“Critchley leafs through the pages of his register and concludes, as did Montaigne, that the consolation of philosophy is ‘the stillness of the soul’s dialogue with itself. … It is the achievment of a...
from Poem 64 by Catullus, translated by Horace Gregory (Some people don’t like Gregory’s translation because of his somewhat freewheeling liberties with the text. But I find his work to be by far the...
Using Geraldo Rivera as a barometer of Latino opinion is probably a bad idea, but there was something oddly touching about this (via): I have goosebumps,” says Rivera, 65, born to a Catholic, Puerto...
After an unbearably over-hyped build-up, Barcelona’s 2-0 victory over Manchester United was pretty darn anti-climactic. Adding insult to injury, the match forced casual or otherwise unaffiliated fans to choose the lesser of two (great)...
Matthew Schmitz wants counter-conservatives to stop attacking the right-wing talk radio pundits: If the goal of Conor and others who have attacked talk radio is to save the Republican Party, I’m at a loss...
“A series of cataclysmic events leads to the annihilation of a war-mongering elite. All that remains is a rogue group of working-class types who are motivated by racial resentment, obsessed with drilling, and led...
Commenter Mike Farmer expresses an objection to my and Mr. Larison’s defenses of Judge Sotomayor’s “wise Latina woman” comment that I suspect is pretty typical and has strong surface appeal: She might have a...
Daniel Larison has put together some excellent thoughts on the current leading objections to Sonia Sotomayor’s nomination to the SCOTUS. I have my differences with Larison’s preferred jurisprudence, but he does a far better...
[caption id="" align="alignright" width="1024"] Photo by Teresa Trimm[/caption]
A couple weeks back our Saul DeGraw wrote a piece called Life Under Quarantine where he relayed some of his thoughts and observations about this weird time in which we live.
This was one of the comments:
This commenter wrote a whole chain of these remarks, and they were quite witty. They would have made for a marvelous standalone piece, scathing social commentary, one I would have praised to the skies. But the way they were presented, as comments on an individual author's article and in response to other commenters who chimed in to commiserate with the author, rankled me.
One of my personal pet peeves is when a person has a problem in this world, and ok maybe it's not the HUGEST problem ever, but it's irritating and painful to them, and someone chimes in to mock or correct them, telling them they don't have it that bad, that it could always be worse, yadda yadda yadda.
Now, this may surprise you since I write regularly about how terrible things were in the past and how we should look at our ancestors with more sympathy and understanding, and also that we who live in modern times should have a greater appreciation for the miraculous age in which we live. But those are observations in the general sense. Food for thought. Not a personal rebuke directed at any one person. When I write that type of article, I'm not intentionally coming out swinging against a specific individual.* I'm simply trying to provide historical and cultural perspective OVERALL, for people to think about or not as they so choose, instead of as a personal attack designed to embarrass someone.
I just find it rather unkind when people say "hey, I'm struggling right now" and the response is to pile on.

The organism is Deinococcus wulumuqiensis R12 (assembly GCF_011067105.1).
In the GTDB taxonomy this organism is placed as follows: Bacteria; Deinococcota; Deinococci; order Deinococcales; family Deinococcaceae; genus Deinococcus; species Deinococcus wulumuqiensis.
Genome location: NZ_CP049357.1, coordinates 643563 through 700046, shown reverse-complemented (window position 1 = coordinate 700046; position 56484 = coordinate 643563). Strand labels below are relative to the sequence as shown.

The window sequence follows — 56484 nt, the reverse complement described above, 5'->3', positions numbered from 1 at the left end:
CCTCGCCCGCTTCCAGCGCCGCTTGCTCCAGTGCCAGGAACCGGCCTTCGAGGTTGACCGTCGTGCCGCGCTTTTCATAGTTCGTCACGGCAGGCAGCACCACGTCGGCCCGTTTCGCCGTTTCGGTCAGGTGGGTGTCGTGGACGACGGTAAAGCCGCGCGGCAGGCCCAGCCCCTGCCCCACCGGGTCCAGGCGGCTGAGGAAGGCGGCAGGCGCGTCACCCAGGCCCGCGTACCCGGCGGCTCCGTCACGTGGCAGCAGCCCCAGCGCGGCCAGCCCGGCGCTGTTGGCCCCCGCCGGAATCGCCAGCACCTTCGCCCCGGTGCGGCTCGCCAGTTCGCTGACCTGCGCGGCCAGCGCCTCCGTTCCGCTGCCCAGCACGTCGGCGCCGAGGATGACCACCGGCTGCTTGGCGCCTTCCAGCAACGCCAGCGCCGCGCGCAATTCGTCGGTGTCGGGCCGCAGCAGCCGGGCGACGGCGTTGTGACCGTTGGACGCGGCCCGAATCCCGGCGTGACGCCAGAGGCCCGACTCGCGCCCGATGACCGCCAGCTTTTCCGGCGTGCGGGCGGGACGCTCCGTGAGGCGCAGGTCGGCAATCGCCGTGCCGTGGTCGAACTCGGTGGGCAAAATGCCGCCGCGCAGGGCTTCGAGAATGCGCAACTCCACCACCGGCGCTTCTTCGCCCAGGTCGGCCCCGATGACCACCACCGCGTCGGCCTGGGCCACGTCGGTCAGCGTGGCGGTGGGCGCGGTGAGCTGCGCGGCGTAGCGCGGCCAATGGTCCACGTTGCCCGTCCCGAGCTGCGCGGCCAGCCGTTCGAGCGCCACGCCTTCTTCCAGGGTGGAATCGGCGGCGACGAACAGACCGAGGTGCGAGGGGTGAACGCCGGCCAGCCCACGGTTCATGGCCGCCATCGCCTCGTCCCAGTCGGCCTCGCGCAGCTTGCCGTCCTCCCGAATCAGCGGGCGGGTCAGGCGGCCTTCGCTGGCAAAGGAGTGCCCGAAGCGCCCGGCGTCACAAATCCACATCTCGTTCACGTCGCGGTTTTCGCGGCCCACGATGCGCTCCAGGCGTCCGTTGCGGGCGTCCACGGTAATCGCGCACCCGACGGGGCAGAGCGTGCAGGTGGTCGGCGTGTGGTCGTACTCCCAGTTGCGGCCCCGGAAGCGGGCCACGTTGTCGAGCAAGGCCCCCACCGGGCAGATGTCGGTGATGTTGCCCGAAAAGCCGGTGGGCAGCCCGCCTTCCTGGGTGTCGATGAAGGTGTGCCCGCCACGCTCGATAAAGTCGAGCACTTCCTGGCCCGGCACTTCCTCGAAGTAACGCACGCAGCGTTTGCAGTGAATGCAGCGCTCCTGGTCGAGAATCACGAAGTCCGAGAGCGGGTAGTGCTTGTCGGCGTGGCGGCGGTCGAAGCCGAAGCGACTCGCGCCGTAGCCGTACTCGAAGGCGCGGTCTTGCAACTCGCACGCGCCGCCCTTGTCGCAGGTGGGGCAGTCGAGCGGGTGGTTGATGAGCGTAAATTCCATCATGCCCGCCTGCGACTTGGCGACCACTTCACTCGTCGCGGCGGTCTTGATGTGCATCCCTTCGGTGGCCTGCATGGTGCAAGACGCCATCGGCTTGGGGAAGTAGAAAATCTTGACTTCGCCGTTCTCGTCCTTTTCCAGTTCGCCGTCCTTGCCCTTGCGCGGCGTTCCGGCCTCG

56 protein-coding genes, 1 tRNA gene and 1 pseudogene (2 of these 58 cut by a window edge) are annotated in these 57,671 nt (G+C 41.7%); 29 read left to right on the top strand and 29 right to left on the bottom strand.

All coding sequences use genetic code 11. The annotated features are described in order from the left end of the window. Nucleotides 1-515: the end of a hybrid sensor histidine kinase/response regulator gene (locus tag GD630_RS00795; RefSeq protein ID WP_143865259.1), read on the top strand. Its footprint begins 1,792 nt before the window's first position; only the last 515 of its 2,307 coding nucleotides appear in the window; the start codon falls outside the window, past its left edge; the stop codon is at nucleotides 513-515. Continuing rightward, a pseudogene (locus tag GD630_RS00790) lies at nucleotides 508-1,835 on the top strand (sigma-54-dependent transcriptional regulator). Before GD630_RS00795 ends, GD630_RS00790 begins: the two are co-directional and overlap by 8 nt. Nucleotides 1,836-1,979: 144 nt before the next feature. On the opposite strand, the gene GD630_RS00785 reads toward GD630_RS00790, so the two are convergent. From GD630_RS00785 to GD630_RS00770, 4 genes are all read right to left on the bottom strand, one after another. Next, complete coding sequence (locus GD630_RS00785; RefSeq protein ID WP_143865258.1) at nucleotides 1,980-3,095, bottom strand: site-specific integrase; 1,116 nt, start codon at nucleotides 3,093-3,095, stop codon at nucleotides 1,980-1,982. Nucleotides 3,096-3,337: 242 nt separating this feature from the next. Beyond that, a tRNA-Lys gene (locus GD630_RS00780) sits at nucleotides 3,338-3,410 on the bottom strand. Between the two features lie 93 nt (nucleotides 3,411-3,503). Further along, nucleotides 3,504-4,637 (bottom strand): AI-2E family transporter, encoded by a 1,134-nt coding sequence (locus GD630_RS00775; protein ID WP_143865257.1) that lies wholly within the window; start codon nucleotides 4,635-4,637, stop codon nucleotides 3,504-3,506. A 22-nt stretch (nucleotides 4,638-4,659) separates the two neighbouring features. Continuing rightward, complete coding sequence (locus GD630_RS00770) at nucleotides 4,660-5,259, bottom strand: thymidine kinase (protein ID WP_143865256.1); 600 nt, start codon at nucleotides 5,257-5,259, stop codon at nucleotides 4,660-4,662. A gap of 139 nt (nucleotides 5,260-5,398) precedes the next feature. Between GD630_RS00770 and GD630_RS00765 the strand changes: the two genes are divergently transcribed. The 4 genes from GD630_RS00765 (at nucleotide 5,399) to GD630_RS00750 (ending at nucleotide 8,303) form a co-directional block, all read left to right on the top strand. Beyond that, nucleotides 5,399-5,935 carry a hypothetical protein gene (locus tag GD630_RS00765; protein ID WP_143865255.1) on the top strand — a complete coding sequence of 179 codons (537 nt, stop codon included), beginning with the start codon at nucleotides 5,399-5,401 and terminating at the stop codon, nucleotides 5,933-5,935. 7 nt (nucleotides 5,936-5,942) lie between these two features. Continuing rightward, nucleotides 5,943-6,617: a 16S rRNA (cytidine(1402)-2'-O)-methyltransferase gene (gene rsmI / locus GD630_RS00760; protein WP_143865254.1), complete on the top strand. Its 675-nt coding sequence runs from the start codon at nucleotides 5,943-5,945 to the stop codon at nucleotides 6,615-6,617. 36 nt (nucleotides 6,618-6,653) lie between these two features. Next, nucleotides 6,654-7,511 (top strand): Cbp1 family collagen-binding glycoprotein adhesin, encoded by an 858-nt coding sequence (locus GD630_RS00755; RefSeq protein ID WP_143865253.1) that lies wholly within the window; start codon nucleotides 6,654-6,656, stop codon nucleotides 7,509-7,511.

If you hit your thumb with a hammer, it hurts. It doesn't matter in that moment if there are people with thumb cancer or people born without thumbs or people whose thumbs are withering away from malnutrition in Outer Absurdistan. You still feel pain, great pain, even if you know that pain will go away in time, even if you know it's not literally the worst thing that has ever happened in human history. It hurts and people should respect that and provide comfort when their fellow human being is in pain, even if way down deep inside you don't think it's THAT big of a deal. And if you really can't provide comfort, if their complaints are so minor that you just can't even with that, then just walk away. Say nothing. Saying nothing is always an option. It is human nature to reach out to others when you're in pain, when you're scared, when you feel isolated, and that should not be an opening for some jerk to come in with another hammer and whack that thumb again.
Are there people out there who may be complaining a little TOO much sometimes? Sure. Should we all count our blessings way more than we do? Absolutely. I agree that there are many folks out there who are in dire need of a little perspective. But surely this perspective doesn't need to be in the form of a personal attack or a public rebuke - from which no one has ever learned anything from anyway. Personal attacks are made not to teach or inform, but to make the attacker feel a temporary frisson of pleasure at the expense of another, and I am of the opinion that personal attacks about people's coronavirus/quarantine anxiety are yet another pleasure we should probably forgo right now.
I think we can probably all agree the coronavirus quarantine is a lousy situation to find ourselves in, even if it is not the literally worst thing that has ever happened to a human being, even if the things we are mourning are as minor as the ability to purchase street tacos. And even a hangnail hurts. Complaining about small, relatable pains - hangnails and paper cuts and sunburns and mosquito bites and feeling awkward at parties and chomping down on the inside of our cheek really bad 17 times in a row - is one of those things that brings us together as human beings. We have all experienced pain, and loss, and fear, it sucks and it's part of the human condition to seek sympathy from others when we're hurting.